Even our parks are taking tips from Park Slope! Now, locals can adopt benches in the park via the Fort Greene Park Conservancy, an idea modeled on the long-time Prospect Park Alliance program.

The result is that Fort Greene has acquired a distinctly less edgy vibe. Stores cater to the arrived, rather than the up-and-coming, the mainstream, rather than the avant-garde.

“When I moved to Fort Greene a decade ago, I was moving here for, frankly, a very distinct black bohemian vibe,” said Myka Carroll del Barrio, whose peregrinations from Washington Park to Washington Avenue to Downing Street in Clinton Hill have followed the gentrification of the neighborhood.

“In the ’90s, Fort Greene was kind of known among a certain community of people as the place Erykah Badu lived,” added del Barrio. “In the past decade, it has definitely become a lot more mainstream.”

But it’s not all doom and gloom for Fort Greene. For one, there are far worse things than looking like Park Slope (it’s not like Fort Greene has begun resembling Albany, or even the Upper East Side, for that matter).

As much as Fort Greene changes, it can only change so much.

“There’s sort of a built in diversity in this area,” said del Barrio. “You have St. Joseph’s University and Pratt, and you have the community that seems pretty sure it’s not going anywhere. … And to this day, I haven’t seen or heard any plans for a Starbucks or Duane Reade.”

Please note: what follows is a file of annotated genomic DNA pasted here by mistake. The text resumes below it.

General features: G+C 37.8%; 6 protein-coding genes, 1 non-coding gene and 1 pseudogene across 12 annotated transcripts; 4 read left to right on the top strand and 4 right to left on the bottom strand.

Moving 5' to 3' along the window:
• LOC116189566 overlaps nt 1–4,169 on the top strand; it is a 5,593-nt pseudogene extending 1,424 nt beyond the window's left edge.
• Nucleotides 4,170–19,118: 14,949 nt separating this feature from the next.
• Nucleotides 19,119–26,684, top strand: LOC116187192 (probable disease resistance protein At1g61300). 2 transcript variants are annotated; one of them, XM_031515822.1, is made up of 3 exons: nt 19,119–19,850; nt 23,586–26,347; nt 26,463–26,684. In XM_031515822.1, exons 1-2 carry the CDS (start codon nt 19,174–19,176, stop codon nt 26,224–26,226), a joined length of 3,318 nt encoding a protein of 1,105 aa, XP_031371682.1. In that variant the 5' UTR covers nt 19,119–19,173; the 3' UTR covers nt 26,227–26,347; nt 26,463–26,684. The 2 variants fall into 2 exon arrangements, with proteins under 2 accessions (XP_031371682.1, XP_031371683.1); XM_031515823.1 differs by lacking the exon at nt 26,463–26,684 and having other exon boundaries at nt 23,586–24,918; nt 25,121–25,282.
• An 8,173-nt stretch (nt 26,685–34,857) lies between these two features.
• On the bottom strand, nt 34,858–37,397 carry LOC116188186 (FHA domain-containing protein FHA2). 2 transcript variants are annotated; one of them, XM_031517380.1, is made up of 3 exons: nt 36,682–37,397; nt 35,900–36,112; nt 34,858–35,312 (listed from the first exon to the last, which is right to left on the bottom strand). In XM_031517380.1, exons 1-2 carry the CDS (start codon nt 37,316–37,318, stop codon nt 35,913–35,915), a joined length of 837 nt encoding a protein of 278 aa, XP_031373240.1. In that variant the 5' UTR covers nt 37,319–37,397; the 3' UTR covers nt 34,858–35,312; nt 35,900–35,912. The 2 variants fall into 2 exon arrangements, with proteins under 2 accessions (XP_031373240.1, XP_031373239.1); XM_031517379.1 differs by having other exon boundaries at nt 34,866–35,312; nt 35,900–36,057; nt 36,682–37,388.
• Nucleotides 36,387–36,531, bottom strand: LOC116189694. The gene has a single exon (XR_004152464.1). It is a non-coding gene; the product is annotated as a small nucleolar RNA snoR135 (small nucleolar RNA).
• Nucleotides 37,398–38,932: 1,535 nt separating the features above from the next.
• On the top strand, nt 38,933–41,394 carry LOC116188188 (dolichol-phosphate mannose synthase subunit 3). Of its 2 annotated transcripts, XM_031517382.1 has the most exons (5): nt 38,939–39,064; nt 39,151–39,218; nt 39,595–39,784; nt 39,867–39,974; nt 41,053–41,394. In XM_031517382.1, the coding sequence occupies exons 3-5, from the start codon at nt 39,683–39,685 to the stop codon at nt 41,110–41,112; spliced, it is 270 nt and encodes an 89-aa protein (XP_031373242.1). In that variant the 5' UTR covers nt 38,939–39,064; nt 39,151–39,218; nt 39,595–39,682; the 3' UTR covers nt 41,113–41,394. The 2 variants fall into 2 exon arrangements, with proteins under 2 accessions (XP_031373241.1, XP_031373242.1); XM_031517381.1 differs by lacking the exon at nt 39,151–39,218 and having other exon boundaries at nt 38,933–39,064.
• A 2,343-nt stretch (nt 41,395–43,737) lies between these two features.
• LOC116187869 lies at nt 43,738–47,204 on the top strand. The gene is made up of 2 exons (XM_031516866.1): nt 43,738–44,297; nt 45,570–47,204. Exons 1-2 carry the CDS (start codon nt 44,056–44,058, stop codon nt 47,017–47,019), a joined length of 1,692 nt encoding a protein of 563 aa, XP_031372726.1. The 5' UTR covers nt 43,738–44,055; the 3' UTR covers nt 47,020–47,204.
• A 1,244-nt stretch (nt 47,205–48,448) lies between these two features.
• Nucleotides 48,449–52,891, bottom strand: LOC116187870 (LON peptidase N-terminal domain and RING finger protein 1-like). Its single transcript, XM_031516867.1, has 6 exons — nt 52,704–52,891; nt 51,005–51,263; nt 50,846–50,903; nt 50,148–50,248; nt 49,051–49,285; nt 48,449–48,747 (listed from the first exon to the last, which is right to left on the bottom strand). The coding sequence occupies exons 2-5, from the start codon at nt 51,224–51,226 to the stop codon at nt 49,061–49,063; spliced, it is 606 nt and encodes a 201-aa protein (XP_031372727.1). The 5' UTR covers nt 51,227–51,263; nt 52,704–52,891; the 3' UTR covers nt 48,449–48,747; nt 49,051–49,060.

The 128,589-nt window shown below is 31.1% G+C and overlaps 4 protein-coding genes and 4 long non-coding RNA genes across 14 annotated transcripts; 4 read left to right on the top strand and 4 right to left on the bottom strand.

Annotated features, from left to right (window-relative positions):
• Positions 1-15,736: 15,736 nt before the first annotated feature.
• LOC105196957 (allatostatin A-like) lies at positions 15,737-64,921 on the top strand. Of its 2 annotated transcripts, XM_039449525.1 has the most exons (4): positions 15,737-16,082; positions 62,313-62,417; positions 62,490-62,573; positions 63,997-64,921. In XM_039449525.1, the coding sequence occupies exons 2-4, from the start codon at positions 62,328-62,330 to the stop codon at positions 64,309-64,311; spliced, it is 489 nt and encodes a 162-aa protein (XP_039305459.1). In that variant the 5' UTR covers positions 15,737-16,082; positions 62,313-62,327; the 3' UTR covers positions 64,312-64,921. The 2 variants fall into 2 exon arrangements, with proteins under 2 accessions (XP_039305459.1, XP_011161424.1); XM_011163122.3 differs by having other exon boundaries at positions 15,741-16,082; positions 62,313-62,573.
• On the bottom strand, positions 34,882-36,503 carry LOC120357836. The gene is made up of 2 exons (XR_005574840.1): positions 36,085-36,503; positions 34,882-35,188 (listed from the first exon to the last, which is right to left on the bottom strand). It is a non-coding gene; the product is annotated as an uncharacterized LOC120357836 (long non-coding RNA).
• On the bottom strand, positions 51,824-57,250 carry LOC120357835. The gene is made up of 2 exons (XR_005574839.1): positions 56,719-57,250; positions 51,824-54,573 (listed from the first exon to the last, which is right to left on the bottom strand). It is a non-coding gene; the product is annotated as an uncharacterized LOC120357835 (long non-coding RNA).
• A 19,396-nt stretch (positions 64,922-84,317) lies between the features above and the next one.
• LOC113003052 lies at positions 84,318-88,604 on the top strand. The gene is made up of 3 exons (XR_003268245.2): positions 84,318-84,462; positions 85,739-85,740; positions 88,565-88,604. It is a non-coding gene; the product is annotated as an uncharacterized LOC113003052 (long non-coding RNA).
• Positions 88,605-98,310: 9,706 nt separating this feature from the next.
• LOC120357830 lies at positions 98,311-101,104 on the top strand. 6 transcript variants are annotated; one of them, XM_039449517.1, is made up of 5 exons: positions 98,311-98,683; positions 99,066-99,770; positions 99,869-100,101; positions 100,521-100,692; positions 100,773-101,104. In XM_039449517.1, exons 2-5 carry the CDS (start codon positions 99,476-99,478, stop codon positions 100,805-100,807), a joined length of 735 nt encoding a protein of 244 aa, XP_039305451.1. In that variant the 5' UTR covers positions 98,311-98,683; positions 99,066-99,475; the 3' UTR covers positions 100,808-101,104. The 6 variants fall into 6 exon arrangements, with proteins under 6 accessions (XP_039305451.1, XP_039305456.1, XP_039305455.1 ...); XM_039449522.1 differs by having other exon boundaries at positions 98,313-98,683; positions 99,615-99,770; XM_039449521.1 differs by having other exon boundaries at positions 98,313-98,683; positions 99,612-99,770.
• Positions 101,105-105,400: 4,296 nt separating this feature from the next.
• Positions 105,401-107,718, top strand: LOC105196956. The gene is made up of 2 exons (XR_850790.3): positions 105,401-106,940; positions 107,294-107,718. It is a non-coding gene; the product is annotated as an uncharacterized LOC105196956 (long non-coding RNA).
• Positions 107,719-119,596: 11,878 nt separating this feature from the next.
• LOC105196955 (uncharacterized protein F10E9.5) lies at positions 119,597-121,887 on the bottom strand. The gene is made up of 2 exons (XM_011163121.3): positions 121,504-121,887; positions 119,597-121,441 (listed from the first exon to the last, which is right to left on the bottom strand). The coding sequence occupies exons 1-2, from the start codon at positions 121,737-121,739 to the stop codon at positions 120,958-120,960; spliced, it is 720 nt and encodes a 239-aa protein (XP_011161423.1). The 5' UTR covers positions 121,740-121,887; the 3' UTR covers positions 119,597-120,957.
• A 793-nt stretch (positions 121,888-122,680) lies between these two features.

Not yet, anyway.

Updated 4:01 pm, November 10, 2010
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Reasonable discourse

Myka Carroll Del Barrio from Fort Greene says:
Hmmm....That last sentence is attributed to me, but I'm reasonably sure I didn't say it, as I *have* heard that Starbucks has considered a location in the neighborhood and I have no idea about Duane Reade (and Walgreens is already coming to Myrtle).

In any case, the only thing you can count on in New York (as in life) is change.
March 7, 2008, 12:17 pm
couldbeworse from Fort Greene says:
Actually, there WAS a Duane Reade on Myrtle Ave., until they knocked it down to make room for another bigass condo building. Thanks, gentrification!
March 11, 2008, 3:31 pm
DK Holland from Fort Greene says: